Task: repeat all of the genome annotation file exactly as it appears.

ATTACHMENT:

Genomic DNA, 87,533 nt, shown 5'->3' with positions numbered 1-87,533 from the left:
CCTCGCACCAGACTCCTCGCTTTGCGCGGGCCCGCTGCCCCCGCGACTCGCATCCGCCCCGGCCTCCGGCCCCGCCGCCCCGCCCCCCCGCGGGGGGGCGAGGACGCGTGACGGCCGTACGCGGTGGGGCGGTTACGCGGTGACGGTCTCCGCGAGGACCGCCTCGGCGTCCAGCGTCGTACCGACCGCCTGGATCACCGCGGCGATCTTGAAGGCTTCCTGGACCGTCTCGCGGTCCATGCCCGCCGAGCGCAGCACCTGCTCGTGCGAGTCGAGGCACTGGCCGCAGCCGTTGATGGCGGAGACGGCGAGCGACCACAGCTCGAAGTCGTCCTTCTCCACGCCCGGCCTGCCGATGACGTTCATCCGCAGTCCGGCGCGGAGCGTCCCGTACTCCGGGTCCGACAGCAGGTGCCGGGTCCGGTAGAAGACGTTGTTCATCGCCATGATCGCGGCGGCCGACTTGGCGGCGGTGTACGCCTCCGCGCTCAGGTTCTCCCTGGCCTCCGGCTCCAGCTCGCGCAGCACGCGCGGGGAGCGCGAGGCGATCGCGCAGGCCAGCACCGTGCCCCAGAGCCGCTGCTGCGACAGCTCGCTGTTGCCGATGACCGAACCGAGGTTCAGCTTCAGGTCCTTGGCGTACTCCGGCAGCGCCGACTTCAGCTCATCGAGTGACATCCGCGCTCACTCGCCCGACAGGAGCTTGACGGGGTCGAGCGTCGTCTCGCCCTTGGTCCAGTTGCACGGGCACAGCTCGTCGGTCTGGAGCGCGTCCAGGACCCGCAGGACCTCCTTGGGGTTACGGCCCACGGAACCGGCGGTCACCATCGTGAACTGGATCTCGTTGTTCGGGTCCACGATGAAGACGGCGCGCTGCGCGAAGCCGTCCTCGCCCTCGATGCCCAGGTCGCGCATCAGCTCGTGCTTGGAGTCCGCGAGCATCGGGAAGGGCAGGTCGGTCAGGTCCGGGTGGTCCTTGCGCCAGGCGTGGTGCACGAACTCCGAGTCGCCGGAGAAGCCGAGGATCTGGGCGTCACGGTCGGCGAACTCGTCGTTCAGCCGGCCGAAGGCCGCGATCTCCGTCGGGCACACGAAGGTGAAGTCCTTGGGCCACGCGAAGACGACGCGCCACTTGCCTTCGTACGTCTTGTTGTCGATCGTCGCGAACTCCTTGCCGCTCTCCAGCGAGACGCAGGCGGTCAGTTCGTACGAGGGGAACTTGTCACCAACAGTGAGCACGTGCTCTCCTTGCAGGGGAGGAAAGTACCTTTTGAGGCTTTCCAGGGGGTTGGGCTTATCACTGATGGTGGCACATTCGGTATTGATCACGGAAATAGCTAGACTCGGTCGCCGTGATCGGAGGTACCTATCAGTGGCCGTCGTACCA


Genomic DNA, 87,533 nt, shown 5'->3' with positions numbered 1-87,533 from the left:
CCTCGCACCAGACTCCTCGCTTTGCGCGGGCCCGCTGCCCCCGCGACTCGCATCCGCCCCGGCCTCCGGCCCCGCCGCCCCGCCCCCCCGCGGGGGGGCGAGGACGCGTGACGGCCGTACGCGGTGGGGCGGTTACGCGGTGACGGTCTCCGCGAGGACCGCCTCGGCGTCCAGCGTCGTACCGACCGCCTGGATCACCGCGGCGATCTTGAAGGCTTCCTGGACCGTCTCGCGGTCCATGCCCGCCGAGCGCAGCACCTGCTCGTGCGAGTCGAGGCACTGGCCGCAGCCGTTGATGGCGGAGACGGCGAGCGACCACAGCTCGAAGTCGTCCTTCTCCACGCCCGGCCTGCCGATGACGTTCATCCGCAGTCCGGCGCGGAGCGTCCCGTACTCCGGGTCCGACAGCAGGTGCCGGGTCCGGTAGAAGACGTTGTTCATCGCCATGATCGCGGCGGCCGACTTGGCGGCGGTGTACGCCTCCGCGCTCAGGTTCTCCCTGGCCTCCGGCTCCAGCTCGCGCAGCACGCGCGGGGAGCGCGAGGCGATCGCGCAGGCCAGCACCGTGCCCCAGAGCCGCTGCTGCGACAGCTCGCTGTTGCCGATGACCGAACCGAGGTTCAGCTTCAGGTCCTTGGCGTACTCCGGCAGCGCCGACTTCAGCTCATCGAGTGACATCCGCGCTCACTCGCCCGACAGGAGCTTGACGGGGTCGAGCGTCGTCTCGCCCTTGGTCCAGTTGCACGGGCACAGCTCGTCGGTCTGGAGCGCGTCCAGGACCCGCAGGACCTCCTTGGGGTTACGGCCCACGGAACCGGCGGTCACCATCGTGAACTGGATCTCGTTGTTCGGGTCCACGATGAAGACGGCGCGCTGCGCGAAGCCGTCCTCGCCCTCGATGCCCAGGTCGCGCATCAGCTCGTGCTTGGAGTCCGCGAGCATCGGGAAGGGCAGGTCGGTCAGGTCCGGGTGGTCCTTGCGCCAGGCGTGGTGCACGAACTCCGAGTCGCCGGAGAAGCCGAGGATCTGGGCGTCACGGTCGGCGAACTCGTCGTTCAGCCGGCCGAAGGCCGCGATCTCCGTCGGGCACACGAAGGTGAAGTCCTTGGGCCACGCGAAGACGACGCGCCACTTGCCTTCGTACGTCTTGTTGTCGATCGTCGCGAACTCCTTGCCGCTCTCCAGCGAGACGCAGGCGGTCAGTTCGTACGAGGGGAACTTGTCACCAACAGTGAGCACGTGCTCTCCTTGCAGGGGAGGAAAGTACCTTTTGAGGCTTTCCAGGGGGTTGGGCTTATCACTGATGGTGGCACATTCGGTATTGATCACGGAAATAGCTAGACTCGGTCGCCGTGATCGGAGGTACCTATCAGTGGCCGTCGTACCA